Back in the United States, Houston GM Daryl Morey tweets out sentiments that the Chinese government takes as an attack. And we’re the most high-profile American citizens in China at the time. Now he’s made things very hot for us. We were supposed to appear at a Special Olympics benefit event in Shanghai. You can see this giant twelve-story billboard from our hotel, which is advertising our appearance, and we watch in awe as they take it down.
There are people surrounding the hotel where we’re staying. We’re getting death threats from pro-government people. We can’t leave. We didn’t practice. We didn’t take any tours. We just came over here because it’s our job to play the game, because the league wants to make money in the huge market. Now we’re not entirely sure if and when we’re going to see our families again.
Adam Silver comes to China, literally sweating, to help cool things off for us. He has to negotiate his way in just to be able to see us and ensure our safe passage out of there. We just wanted to play our games and get the hell out. So when LeBron criticizes Daryl Morey for that tweet, everyone acts like he’s standing against free speech, but what he’s really saying is: You tweet something like that from the comfort of your own home, while actual players in your league are stranded in China, that’s not cool. You need to think for a minute about what the impact of that is on other people. Everyone’s hating on Bron, talking about how disappointed they are in him, but we see where he’s coming from.
And just like it’s easy to send a tweet advocating for causes one (justifiably) cares about as Morey did, it’s easy to criticize James and the Lakers from the comfort of our own homes. But Dudley’s words, in conjunction with what we’ve heard from James, Vogel and others, paint as clear a picture as possible that to the Lakers, this wasn’t a free speech issue.
There are plenty of legitimate criticisms to be had of the NBA’s ethically fraught ongoing relationship with China and of the Chinese government itself. So in a vacuum, no one should have any issue with what Morey tweeted. The Lakers took issue with the timing, and putting them and their friends and family in a situation they felt was dangerous while Morey was an ocean away. You can say it wasn’t actually that bad, but if the people there were actually worried they wouldn’t be allowed to leave or were in physical danger, they are entitled to have felt that way based on what we’ve heard about the situation.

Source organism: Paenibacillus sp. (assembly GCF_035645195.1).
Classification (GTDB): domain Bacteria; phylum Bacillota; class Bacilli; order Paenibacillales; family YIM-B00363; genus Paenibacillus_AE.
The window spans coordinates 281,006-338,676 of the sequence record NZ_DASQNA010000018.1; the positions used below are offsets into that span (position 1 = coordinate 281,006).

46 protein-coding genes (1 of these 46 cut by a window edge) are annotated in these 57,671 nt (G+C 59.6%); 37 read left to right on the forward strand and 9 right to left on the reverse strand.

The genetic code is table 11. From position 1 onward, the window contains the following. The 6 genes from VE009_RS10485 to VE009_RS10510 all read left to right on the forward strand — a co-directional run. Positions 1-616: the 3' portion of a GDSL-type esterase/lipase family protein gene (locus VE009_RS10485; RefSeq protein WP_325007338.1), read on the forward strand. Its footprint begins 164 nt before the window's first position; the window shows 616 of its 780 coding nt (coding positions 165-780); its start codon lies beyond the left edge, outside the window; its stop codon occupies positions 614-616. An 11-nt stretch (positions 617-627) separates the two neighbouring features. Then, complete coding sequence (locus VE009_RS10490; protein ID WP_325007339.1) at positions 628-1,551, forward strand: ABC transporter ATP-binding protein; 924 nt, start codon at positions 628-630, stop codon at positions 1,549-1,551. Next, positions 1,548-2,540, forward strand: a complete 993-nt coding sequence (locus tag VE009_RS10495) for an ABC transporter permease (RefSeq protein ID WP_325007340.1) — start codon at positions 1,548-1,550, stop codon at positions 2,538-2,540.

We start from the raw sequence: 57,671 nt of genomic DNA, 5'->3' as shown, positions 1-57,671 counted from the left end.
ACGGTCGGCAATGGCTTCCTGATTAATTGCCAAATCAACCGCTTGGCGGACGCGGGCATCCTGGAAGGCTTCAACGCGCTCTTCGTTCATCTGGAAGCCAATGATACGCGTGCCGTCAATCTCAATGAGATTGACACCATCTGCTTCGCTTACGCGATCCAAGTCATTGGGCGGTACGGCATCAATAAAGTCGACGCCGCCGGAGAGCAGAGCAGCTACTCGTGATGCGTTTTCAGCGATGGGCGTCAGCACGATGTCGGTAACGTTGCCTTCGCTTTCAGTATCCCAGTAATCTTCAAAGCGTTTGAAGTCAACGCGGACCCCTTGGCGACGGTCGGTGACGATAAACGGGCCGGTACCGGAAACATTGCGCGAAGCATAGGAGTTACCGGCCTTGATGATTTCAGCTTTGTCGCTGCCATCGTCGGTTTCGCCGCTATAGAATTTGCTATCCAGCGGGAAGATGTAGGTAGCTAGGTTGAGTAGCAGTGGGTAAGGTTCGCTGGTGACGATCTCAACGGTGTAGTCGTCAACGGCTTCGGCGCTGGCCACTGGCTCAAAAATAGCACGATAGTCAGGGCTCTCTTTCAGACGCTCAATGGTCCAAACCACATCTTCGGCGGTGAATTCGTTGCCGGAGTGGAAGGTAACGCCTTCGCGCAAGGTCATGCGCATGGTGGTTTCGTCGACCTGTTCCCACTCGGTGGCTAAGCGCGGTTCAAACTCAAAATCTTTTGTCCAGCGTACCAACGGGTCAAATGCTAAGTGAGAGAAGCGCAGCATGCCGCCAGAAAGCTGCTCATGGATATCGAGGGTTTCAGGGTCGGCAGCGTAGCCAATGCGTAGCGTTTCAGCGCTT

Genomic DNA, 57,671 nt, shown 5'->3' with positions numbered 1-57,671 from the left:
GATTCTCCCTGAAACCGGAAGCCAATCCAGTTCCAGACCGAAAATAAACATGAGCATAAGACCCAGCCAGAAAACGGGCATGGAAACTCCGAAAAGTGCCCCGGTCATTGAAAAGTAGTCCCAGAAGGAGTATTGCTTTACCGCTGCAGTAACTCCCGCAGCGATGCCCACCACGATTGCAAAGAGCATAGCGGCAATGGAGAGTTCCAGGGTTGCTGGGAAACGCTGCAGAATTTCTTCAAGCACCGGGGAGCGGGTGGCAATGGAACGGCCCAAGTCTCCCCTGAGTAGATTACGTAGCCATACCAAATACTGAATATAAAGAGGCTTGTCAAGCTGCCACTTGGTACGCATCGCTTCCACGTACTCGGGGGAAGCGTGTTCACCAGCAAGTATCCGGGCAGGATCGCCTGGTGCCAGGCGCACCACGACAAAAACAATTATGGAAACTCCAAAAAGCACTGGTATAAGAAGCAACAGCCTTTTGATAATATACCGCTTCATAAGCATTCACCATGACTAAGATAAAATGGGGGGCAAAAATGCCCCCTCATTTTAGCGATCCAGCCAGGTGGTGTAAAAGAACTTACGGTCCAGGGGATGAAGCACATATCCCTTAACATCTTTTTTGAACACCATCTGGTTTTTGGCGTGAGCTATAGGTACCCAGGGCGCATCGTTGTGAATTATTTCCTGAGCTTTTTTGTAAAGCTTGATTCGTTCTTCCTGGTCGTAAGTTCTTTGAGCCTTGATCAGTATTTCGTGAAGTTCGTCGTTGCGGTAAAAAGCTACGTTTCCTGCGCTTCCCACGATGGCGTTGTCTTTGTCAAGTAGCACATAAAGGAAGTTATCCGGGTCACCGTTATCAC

All that noted, Dudley pointed out something that Vogel did as well: There might have been a small benefit for the Lakers in the experience, even if it wasn’t something they wanted to go through then, or ever again.
Point is, if you want to give a team a bonding experience, an experience that forces them together, forces them to look out for each other, forces them to have each other’s backs no matter what, then I can’t think of anything better than what we experienced in China. Because really, that trip was the prologue for a dark, challenging year.
It was a bubble before the bubble, and maybe the best preparation for it possible. Still, when listening to Dudley tell it, it’s revealing of what James was really upset about, and a reminder to people using his anger for bad-faith criticisms of his other activism that James isn’t against free speech. He’s against he, his teammates, co-workers and their families being put in danger.
Now some will still say James and the NBA were just protecting their money. Dudley’s book is filled with perspective on that, and why the money is about more than just personal enrichment; it’s about propping up entire communities of color during finite careers that can be ended with one wrong twist of a limb. His perspective is worthwhile for that, as well as to hear him talk about the China trip, for his candid bubble memories of LeBron’s leadership, for why the Lakers really had beef with the Clippers, and whole lot more.
The book is worth a read — or listen, as Dudley reads the audio version — for any Lakers fan who wants to know the real inside story of what happened with the team last year. I blew through it in one sitting, and you can buy it for $2 on Amazon here.
For more Lakers talk, subscribe to the Silver Screen and Roll podcast feed on iTunes, Spotify, Stitcher or Google Podcasts. You can follow Harrison on Twitter at @hmfaigen.